Customer Service or Cross-Selling?

Roy Katz Comments
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As a business owner, it’s important to learn as much as you can from other industries. For instance, there’s a huge home center in my neighborhood. There’s also a family-owned hardware store that continues to prosper despite its giant competitor. How it manages to stay viable is a lesson for all of us. This small business doesn’t stock everything the bigger store offers, nor are its prices better. What it does have is a sales staff that is knowledgeable and helpful.

During a shopping excursion, I watched one of the store’s employees help a customer who was looking to replace a wall switch. By asking a series of helpful questions, he sold the customer on a high-grade switch plus wire nuts, a wire stripper and electrical tape. When it was my turn to be served, I said, “Nice cross-selling,” referring to the practice of selling a customer the item he requests, plus other related items he requires but hadn’t anticipated. (In self-storage, this might mean suggesting packing tape or bubble-wrap with the sale of boxes, for example.)

The salesperson didn’t know what cross-selling was, but he smiled and said, “I was just making sure the customer had everything he needed.” This “do the right thing” mindset is the reason the store is still in business. People will even disregard a slightly higher price if they’re sure to get exactly what they need. The question is: How can you apply these cross-selling tactics to your self-storage business?

Retail Training

Self-storage facilities that have the most success with cross-selling have well-trained and motivated staff. Their employees know how to ask customers the right questions. Once they learn what project a customer is undertaking, they know their retail products well enough to make useful suggestions. You may not think your staff is prepared to handle this task; but learning takes many forms, and you can teach your employees to do this, even without formal training sessions. Here’s how:

Use signage that helps the consumer and your team.

Ask your retail supplier to provide signage that lists all products useful for storing, shipping, moving and packing goods, such as tape, labels, boxes, protective materials, etc. These “consumer” posters are geared toward employees as much as they are the public—and they work. They are constant reminders to your staff of what items they should recommend to customers.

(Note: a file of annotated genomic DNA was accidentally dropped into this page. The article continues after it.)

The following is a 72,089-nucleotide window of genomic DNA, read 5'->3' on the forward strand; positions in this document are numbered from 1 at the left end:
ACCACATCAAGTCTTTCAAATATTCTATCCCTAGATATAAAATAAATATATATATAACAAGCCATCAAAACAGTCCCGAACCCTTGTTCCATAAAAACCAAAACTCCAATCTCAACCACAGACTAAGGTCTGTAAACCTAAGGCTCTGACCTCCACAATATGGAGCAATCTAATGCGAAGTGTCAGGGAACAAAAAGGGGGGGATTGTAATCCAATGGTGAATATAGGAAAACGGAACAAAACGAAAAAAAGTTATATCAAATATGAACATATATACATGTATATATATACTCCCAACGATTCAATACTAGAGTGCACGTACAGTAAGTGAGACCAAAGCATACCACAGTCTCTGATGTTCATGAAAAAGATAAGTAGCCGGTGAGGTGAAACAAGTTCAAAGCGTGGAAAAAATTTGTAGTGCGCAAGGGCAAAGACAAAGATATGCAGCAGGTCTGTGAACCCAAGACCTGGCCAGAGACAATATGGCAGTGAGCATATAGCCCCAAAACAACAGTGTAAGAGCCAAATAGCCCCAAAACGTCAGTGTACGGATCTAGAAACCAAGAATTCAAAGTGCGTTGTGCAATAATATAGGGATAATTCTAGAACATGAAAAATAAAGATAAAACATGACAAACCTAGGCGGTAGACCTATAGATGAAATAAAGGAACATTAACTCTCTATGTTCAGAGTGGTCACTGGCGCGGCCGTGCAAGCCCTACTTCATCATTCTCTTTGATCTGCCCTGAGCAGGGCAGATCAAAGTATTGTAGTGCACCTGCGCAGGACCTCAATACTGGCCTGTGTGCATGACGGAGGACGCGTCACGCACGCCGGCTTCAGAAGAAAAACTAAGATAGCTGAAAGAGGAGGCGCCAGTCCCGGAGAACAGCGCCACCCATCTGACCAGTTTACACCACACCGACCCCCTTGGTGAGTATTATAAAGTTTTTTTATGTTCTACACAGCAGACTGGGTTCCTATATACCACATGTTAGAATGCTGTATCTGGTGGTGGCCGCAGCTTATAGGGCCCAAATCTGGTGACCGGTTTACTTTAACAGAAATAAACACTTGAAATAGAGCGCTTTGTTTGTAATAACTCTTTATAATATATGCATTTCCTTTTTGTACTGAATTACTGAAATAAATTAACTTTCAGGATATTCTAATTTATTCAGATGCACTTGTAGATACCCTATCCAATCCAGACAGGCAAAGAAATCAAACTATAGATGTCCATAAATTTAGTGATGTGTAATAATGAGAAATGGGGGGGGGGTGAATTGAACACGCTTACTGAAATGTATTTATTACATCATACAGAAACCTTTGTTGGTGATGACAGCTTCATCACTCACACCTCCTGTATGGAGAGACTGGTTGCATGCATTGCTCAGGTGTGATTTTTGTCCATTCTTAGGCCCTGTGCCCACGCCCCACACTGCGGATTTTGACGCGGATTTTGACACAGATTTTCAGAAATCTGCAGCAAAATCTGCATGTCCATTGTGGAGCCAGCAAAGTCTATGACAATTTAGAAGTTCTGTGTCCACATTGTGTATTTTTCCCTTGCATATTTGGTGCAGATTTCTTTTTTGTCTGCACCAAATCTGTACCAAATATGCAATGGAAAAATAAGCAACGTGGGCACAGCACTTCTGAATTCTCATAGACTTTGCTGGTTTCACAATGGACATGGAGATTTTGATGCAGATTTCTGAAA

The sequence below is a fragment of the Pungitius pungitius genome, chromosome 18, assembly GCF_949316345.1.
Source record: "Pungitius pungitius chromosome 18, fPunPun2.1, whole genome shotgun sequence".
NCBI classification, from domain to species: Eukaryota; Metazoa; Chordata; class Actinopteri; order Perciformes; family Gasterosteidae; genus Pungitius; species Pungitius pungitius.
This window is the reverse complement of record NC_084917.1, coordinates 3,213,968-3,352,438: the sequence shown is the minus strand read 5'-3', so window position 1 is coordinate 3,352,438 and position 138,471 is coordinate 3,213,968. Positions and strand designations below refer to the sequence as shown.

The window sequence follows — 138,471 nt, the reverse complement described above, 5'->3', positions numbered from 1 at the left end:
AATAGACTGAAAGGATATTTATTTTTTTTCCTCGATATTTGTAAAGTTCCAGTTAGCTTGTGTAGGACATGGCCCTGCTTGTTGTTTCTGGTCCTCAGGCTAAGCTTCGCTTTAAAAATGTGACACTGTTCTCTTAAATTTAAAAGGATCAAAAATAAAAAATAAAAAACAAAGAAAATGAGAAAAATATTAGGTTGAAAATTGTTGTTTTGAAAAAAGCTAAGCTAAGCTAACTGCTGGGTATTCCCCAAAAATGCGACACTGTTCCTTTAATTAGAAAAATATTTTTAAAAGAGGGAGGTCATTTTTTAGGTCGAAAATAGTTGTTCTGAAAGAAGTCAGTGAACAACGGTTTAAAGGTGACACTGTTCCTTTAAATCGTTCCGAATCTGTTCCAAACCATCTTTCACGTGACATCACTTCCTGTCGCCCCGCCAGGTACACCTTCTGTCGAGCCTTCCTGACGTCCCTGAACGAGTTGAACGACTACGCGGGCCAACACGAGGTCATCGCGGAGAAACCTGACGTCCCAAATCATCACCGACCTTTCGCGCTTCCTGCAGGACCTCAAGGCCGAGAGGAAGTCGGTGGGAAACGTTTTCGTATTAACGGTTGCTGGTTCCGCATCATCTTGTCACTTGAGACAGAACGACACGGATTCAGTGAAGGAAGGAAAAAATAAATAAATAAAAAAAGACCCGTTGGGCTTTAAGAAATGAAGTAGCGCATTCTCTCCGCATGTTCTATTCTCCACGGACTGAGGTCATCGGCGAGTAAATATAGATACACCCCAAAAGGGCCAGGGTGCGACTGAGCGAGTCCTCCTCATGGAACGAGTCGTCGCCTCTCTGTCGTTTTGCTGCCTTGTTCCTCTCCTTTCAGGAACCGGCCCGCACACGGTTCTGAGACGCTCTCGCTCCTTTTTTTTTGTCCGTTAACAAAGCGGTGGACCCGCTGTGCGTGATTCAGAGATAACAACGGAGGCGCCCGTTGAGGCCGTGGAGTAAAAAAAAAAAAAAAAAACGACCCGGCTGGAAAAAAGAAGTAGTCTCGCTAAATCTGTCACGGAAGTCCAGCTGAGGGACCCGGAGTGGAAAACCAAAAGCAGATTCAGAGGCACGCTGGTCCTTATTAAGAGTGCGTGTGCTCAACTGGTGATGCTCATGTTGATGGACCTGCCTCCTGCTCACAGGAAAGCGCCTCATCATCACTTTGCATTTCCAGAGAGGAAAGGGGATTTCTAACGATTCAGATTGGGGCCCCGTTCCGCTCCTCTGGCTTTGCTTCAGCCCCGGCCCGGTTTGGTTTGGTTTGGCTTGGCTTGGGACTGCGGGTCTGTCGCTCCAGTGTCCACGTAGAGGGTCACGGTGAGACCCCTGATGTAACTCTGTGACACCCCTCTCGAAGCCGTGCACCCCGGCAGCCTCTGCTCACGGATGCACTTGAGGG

Group products into kits.

For example, display everything a customer might need for storage or shipping together as a package. Create special signage for these kits and consider discount pricing. Combining items in this manner helps train your staff to sell products in groups.

Motivate your staff with rewards.

Most people are creatures of habit. Sure, your employees will offer boxes to tenants, but to make the sale of other retail items a routine practice, it may help to provide a little incentive. And constantly raise the bar over time. For instance, if your average retail sale includes four items, reward employees who are able to sell six or more, and so on.

Base your inventory on your “after training” sales.

People can’t buy what you don’t have, so don’t drop an item that “doesn’t sell” until you’re sure it’s being offered to customers by your employees. A change in staff or training can dramatically affect what is sold and in what quantities. Why pass up sales? Make sure you have the right mix of products, signage, displays and training. You may find your sales increase with employees’ eagerness to give every customer everything he needs.

Roy Katz is president of Supply Side, which distributes packaging as well as moving and storage supplies. The company has developed merchandising programs for many leading companies including Storage USA, the U.S. Postal Service, Kinko’s and Mail Boxes Etc. For more information, call 800.284.7357 or 216.738.1200.

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